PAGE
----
Witherspoon, R., & Taber, P. (2018). Student attendance at library workshops: What the data tells us. Presentation at the Workshop on Instruction in Library Use (WILU) conference, Ottawa, Ontario. Retrieved from http://ruor.uottawa.ca/handle/10393/37937

ACRL-OR has Two New, Permanent E-mail Addresses

email graphicACRL-OR has two new, permanent email addresses to facilitate both general contact with the organization and contact with specific board members.

  • Those seeking to make general contact with the organization or to contact the ACRL-OR President can email: acrlor@olaweb.org

The Contact and Board Members pages on the ACRL-OR website have also been updated.

The “olaweb.org” part of the new email addresses reflects that fact that ACRL-OR is affiliated with the Oregon Library Association; ACRL-OR is OLA’s Academic Division. The new, permanent email addresses are part of OLA’s strategy to streamline communications.

Please email acrlor@olaweb.org with any questions.

Uta Hussong-Christian
ACRL-OR President, 2015-2016
Science Librarian | Associate Professor
Oregon State University Libraries

Jennifer’s favorite tweets from #acrlwaor15

It always takes me awhile for everything to sink in after a conference — especially a good conference — as I am always buzzing with ideas afterward. This was also my first time at the ACRL-WA/OR conference at Pack Forest! It was also the first conference to try out our new ACRL-OR Twitter account, @acrl_or, and I enjoyed getting a different perspective on the conference through tweets.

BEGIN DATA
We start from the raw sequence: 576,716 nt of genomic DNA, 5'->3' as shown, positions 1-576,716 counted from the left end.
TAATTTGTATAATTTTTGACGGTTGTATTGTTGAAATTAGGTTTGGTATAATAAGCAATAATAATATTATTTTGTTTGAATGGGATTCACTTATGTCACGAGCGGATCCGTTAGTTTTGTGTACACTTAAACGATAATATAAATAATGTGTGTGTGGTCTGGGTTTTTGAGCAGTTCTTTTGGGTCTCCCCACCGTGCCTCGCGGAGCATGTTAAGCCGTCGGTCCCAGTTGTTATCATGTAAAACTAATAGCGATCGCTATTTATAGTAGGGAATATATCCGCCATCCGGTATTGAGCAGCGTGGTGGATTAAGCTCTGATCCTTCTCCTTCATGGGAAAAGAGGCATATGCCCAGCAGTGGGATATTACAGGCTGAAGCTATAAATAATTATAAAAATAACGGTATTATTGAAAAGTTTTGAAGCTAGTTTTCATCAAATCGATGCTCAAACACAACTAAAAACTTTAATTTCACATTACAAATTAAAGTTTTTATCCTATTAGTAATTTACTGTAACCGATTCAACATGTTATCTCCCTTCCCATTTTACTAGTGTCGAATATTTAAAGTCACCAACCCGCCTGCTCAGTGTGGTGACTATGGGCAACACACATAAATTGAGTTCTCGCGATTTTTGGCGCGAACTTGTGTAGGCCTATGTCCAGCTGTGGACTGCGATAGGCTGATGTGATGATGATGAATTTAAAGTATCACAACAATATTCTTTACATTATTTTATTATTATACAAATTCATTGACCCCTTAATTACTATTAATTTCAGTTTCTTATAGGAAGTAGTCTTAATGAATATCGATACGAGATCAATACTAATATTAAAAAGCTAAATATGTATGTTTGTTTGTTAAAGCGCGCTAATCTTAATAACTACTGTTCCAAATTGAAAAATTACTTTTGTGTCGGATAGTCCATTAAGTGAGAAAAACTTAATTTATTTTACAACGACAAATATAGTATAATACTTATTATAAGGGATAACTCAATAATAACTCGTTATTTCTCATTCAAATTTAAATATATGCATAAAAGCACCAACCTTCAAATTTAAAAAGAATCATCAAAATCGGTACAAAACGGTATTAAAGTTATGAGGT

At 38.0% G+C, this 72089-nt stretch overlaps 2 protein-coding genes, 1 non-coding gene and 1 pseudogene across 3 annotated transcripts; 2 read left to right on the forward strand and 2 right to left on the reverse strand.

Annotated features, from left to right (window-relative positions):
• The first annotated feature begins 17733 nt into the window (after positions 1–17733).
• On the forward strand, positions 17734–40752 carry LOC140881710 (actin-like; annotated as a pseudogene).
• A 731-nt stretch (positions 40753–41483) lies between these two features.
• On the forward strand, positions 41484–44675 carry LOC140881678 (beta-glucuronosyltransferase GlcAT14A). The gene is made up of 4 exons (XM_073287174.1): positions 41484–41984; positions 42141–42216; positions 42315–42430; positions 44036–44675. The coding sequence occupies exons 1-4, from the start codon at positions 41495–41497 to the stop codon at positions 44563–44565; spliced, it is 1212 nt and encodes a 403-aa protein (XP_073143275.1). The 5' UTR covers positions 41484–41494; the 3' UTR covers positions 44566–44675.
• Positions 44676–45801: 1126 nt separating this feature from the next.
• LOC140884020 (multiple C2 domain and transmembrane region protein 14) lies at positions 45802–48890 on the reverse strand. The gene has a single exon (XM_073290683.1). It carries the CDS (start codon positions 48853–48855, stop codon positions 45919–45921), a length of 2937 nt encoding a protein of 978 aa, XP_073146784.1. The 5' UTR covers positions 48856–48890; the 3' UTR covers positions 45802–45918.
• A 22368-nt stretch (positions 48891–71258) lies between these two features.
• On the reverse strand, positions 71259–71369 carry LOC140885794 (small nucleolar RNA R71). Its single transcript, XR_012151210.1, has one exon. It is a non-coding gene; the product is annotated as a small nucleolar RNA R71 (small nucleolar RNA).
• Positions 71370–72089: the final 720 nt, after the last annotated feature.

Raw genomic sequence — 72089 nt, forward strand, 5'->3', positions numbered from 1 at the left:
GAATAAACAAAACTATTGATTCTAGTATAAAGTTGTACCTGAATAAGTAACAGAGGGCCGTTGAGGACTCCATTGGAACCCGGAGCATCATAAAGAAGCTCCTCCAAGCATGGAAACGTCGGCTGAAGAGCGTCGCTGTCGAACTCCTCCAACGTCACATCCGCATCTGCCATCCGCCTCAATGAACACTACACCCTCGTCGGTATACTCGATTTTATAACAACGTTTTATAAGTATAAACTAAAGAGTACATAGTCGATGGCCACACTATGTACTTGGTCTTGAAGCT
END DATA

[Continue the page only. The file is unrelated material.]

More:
Here’s a round-up of my favorite #acrlwaor15 tweets, in chronological order:

Hey, there’s me! (In the red sweater.) I think I was about to give my ACRL-OR Communications Coordinator report… which WAS riveting, I can assure you. 😉

Let the Conversation Begin! #acrlwaor15

ACRL_Oregon TwitterAs you prep for and attend the ACRL-WA/OR Joint Fall Conference this week at Pack Forest, Oct. 22-23, 2015, share your thoughts and experiences on Twitter using #acrlwaor15.

I look forward to seeing many of you as we spend two days thinking about “Forging Partnerships, Opening Doors”.

ACRL-Oregon also has a new Twitter account, @acrl_or. Check it out here at https://twitter.com/acrl_or

~ Uta Hussong-Christian,
ACLR-OR President, 2015-2016

OER action around the state

It’s a hot moment for the open education movement in Oregon. Over the past 5 years, I’ve worked on OER (open educational resources) initiatives at two colleges now — Lane Community College and now at Portland Community College — and, finally, it feels like there is statewide momentum. At many institutions, libraries are leading the way to more affordable education by helping instructors replace expensive course materials with open or library-provided materials. ACRL-OR has already honored one great project out of CGCC, and many other colleges are working on similar initiatives.

Here at PCC, we’re proud to report that open and low-cost materials are already saving students over $70,000 per term, but we’re pressing to do more. Our OER Steering Committee, which I co-chair with our fantastic colleague, Rachel Bridgewater, has set a goal to save students 1 million dollars by fall 2017. We currently have 3 PCC teams who received state funding from openoregon.org in math, reading, and health, and I’m working to prep folks to apply for the second round of funding, which should be announced later this fall.